Quantitative Methods in Defense and National Security 2007

The Importance of Dedicated Experiments to Support Validation and Calibration Activities
Genetha Gray, (Sandia National Labs), gagray@sandia.gov,
Monica Martinez-Canales, (Sandia National Labs), mmarti7@sandia,gov,
Cheryl Lam, (Sandia National Labs), clam@sandia,gov, and
Brian Owens, (Sandia National Labs), beowens@sandia.gov


In recent years, numerical modeling and simulation have been used to augment and replace physical experiments in the study and design of complex engineering and physics systems. Moreover, the results of these simulations are often considered by decision makers in areas such as defense and national security. Therefore, validation and verification (V&V) activities have become critical for determining simulation-based confidence and predictive capabilities. For example, code verification must be used to confirm that the underlying equations are being solved correctly. In addition, validation processes should be applied to answer questions of correctness of the equations for the phenomena being modeled and the application being studied. Moreover, validation metrics must be carefully chosen in order to explicitly compare experimental and computational results and quantify the uncertainties in these comparisons.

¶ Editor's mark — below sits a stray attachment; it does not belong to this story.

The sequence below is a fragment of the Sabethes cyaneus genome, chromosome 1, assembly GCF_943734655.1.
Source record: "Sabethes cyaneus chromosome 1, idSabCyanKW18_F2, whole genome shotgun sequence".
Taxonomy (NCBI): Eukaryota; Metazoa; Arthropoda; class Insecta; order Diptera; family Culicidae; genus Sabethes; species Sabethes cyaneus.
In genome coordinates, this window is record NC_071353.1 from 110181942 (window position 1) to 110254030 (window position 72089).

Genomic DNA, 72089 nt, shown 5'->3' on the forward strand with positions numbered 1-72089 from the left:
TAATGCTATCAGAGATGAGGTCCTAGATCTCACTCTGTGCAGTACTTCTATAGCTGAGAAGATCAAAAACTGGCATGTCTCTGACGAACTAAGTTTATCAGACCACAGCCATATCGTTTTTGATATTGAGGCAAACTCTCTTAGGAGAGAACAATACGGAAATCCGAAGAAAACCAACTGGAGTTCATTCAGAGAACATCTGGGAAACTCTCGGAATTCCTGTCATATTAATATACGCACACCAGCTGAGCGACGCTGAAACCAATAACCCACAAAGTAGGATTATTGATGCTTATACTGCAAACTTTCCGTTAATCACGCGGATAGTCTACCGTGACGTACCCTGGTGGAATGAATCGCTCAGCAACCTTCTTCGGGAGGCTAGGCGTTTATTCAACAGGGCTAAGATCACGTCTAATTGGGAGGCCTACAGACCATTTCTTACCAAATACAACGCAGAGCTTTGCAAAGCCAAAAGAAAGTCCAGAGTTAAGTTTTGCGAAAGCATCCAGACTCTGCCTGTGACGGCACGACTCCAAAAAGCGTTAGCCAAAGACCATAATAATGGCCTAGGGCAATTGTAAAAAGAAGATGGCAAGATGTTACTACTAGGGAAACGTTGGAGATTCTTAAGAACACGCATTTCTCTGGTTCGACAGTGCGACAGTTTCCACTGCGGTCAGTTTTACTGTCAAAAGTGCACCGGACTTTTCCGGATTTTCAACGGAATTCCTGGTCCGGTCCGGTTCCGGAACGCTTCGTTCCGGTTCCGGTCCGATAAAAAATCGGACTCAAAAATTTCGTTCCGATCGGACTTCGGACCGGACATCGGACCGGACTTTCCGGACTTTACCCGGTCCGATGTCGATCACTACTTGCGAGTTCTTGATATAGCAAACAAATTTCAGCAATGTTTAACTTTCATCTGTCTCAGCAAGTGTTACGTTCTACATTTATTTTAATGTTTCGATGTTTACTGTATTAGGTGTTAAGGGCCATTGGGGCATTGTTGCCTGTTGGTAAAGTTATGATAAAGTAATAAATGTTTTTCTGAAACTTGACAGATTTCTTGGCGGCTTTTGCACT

Data is the driver of the V&V process. While existing experimental data is often used for validation activities, in some cases, existing data may be inadequate or inappropriate for comprehensive validation. For example, data may only be available in limited quantities or data sets might not be replicated making quantification of measurement variability within experimental factors impossible. Selecting new experiments requires tools that elucidate the behavior being studied as well as how it will be tested. The goal is to cover the space created by the experimental factors of importance as well as to test at extremes of testable space to ensure confidence in extrapolating the model to untestable regions. The variety of experimental conditions, experimental measurement errors, and part-to-part variation must also be considered.

Overall, the V&V process for modeling and simulation can provide the best estimates of what can happen and the likelihood of it happening when uncertainties are taken into account. In order to carry out the validation activities, experiments must be carefully planned and executed to provide adequate and appropriate data. We will describe this process for the validation activities related to Xyce, an electrical circuit simulator developed at Sandia. We will also discuss how V&V can be applied to the processes of decision making and risk analysis.

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